Even before I started listening to this album, the omens were good. Firstly, the two improvisers recorded it in its entirety on my birthday, and then we have the title. For non-Brits, tor is a hill or rocky outcrop, while a vale is a valley, so they co-exist side by side and it is not possible to have one without the other. I grew up in South Devon, spent as much time as I could on Dartmoor where there is Hound Tor, Yes Tor, and so many others, and my parents named our house Haytor after one of the most well-known granite outcrops. Mark Wingfield has been making quite a name for himself in recent years with his stunning guitar albums, while Gary Husband will always be thought of for his long relationship with Allan Holdsworth, which started all the way back in 1979. Although Husband has always been primarily thought of as a drummer, he is also a very accomplished pianist and it is in that role he provides the counterpoint to Wingfield.
Some of the songs were written by Wingfield ahead of time, others were improvised on the spot, but this is all about two musicians playing call and response, listening to the other and instinctively reacting. Husband explained that the intuitive nature of this Tor & Vale session has been part of his modus operandi for years. “I actually have the infuriating habit of listening to initial instruction or some kind of plan, only to then completely disregard it and let instinct and intuition take over,” he said. “I love the conversational, instinctive process to make its own way and present itself through us.” The result is something quite magical, as two players intuit what the other is going to do before they even know it themselves, as they move and guide each other through a journey where not only is the destination not know, there is no map. This freedom can be paralyzing to some, but here there is no hesitation, no looking back, just always pushing onwards to a final result which is as yet unknown.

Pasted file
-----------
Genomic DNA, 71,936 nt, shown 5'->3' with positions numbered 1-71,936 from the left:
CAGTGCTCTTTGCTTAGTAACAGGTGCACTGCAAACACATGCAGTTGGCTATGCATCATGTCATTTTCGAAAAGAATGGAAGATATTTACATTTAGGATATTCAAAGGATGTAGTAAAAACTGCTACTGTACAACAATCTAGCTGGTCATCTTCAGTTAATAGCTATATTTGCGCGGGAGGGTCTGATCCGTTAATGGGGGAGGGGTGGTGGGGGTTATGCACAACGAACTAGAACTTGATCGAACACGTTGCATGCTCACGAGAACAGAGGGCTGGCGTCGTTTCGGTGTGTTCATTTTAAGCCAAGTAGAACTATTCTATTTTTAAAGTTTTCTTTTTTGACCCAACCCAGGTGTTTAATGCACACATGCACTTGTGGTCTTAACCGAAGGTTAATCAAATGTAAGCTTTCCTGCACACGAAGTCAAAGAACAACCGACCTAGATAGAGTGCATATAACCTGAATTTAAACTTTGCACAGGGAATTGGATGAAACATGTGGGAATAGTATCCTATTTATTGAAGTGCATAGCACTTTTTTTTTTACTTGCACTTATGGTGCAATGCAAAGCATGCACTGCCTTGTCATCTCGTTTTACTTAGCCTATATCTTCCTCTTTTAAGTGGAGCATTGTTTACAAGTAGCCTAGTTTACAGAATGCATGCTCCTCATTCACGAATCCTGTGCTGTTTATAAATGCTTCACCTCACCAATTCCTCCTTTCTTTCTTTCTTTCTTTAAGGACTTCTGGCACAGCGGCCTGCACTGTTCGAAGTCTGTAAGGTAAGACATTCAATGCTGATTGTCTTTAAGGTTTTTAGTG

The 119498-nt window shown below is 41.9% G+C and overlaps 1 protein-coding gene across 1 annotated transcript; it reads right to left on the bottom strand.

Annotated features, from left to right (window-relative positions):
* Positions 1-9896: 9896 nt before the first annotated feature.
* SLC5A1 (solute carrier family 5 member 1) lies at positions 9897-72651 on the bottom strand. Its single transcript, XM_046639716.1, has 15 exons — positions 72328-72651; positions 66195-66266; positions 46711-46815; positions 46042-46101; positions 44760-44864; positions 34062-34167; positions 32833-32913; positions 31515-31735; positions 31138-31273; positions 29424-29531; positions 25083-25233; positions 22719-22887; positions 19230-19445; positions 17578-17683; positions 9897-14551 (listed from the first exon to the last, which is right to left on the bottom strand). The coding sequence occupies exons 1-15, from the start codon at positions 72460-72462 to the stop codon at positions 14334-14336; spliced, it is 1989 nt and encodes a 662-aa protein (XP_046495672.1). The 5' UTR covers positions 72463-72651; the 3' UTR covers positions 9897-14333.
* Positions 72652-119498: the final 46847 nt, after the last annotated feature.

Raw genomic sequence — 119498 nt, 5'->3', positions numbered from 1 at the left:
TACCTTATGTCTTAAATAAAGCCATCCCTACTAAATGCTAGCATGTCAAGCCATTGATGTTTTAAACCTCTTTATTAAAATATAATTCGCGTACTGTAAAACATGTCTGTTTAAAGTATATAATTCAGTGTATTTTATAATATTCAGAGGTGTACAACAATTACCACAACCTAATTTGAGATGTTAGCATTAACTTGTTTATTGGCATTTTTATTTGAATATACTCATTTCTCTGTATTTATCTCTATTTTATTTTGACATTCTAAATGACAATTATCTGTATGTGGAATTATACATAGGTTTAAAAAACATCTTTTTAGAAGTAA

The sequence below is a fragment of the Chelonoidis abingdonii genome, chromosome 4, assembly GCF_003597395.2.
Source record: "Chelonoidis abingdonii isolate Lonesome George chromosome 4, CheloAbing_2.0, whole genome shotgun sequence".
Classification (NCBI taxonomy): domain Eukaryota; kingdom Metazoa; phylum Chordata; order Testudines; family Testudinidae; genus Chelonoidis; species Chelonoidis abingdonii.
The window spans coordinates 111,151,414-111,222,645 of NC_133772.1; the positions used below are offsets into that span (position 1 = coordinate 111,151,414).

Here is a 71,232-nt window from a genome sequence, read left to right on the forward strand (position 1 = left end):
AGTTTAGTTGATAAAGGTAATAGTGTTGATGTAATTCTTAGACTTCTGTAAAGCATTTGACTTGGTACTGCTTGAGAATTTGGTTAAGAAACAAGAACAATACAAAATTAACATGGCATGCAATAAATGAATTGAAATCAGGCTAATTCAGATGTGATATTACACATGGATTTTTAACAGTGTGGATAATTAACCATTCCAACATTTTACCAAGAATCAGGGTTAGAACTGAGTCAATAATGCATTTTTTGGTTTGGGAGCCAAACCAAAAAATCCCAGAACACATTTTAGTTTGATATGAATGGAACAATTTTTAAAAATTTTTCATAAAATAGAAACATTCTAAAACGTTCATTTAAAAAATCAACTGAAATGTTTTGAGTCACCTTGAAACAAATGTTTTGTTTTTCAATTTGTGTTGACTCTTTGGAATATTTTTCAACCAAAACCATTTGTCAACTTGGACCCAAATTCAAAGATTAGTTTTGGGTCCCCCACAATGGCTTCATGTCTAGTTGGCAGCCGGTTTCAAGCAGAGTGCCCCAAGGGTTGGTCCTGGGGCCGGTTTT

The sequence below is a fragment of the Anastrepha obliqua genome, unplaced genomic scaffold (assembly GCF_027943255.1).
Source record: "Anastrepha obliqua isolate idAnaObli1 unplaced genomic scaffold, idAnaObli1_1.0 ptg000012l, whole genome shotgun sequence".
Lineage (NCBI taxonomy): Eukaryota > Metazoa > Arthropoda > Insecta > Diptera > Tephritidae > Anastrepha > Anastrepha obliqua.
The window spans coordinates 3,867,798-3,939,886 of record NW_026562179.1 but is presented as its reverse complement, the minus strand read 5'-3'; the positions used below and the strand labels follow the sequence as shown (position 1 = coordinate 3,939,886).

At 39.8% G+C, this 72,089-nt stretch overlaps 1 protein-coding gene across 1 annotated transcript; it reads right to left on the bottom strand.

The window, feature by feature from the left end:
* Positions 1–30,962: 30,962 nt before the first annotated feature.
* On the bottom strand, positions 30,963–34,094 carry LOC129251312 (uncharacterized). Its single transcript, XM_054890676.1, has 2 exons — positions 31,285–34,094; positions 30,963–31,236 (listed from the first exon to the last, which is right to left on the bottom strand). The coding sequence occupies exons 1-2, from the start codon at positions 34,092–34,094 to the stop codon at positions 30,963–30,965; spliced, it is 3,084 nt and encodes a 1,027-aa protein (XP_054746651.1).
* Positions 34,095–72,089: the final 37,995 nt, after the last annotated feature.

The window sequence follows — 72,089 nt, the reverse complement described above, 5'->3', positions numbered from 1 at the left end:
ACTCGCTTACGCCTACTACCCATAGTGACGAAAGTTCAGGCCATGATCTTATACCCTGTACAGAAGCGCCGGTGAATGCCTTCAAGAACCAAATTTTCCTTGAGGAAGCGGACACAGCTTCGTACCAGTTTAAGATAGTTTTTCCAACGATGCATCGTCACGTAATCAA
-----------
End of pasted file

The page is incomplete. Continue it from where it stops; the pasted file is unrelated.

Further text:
This is music without a net, no room to hide behind others, just two guys in a room with the red light on and concentrating intently on what each of them is doing and letting the music spirit guide them on the path. Intense, dramatic, powerful, this is a wonderful album in so many ways. Production is top-notch, as is everything that comes out of the Spanish La Casa Murada Studio, which has been a base for so much of Wingfield’s work. Yet another essential release from Moonjune.
Here we have a two-track digital single from one of the best new prog bands around, Kaprekar’s Constant, with all proceeds going to the charity Crisis. While the title cut is a new song, the second “Call It A Memory” was their debut single back in 2017. Their mix of folk and prog, with complex arrangements and layerings, have made Kaprekar’s Constant a great many friends, and their debut ‘Fate Outsmarts Desire’ is simply stunning (to my shame I still haven’t played the follow-up, ‘Depth of Field’, but it is on my list, honest!). These two songs remind me just why I love that album so much, as while the arrangements are huge and complicated there is also a simplicity contained with which make them such a delight. One can certainly see why David Jackson is so involved, and his use of various saxes, flutes, and whistles breaks through to provide an edge while the twin vocals of Bill Jefferson and Dorie Jackson are sublime and comforting. This single should become a new Christmas classic, and by buying it not only will you have an incredible musical experience but you will be helping those less fortunate as well.
Here we have the debut release by Operation: Paperclip, another project put together by Bob Madsen (he has a few on the go at the moment, check out https://www.thehighlanderco.com for more information) along with keyboard player/singer Tony Carey (although Tony has had a successful solo career as well as the Planet P Project, I always think of him as the keyboard player for classic Rainbow). Here we have a 20-minute rock opera co-written by Bob with Kenny Steel 41Point), based on characters originally created by Tony Carey in his first few solo albums. They also brought in Gregg Bissonette on drums and Frank Rosato on engineering, and it was only after it was all finished that they decided to also add a cover, namely Buffalo Springfield’s “For What It’s Worth”.
Here we have an album that feels firmly rooted in the Seventies, where it didn’t matter what influences one brought into the songs, and with no-stick within particular boundaries. It rocks along when it needs to, with twin guitars, sounding a little like The Band, or even The Boss, or it can be reflective with layers of keyboards. It doesn’t sound modern in any way, this is rock music that is honest and feels full of sweat and power, organic and full of passion: it is hard to realize the main players were either side of the Atlantic pulling this together (Carey lives in Germany). Carey’s voice is gravelly, and sounds its age, but that works well in this style of music which needs to be far removed from single-note vocal perfection. There is even the use of film clips to add additional depth and elements to the music, while Bob ensures his bass is never too far from the surface.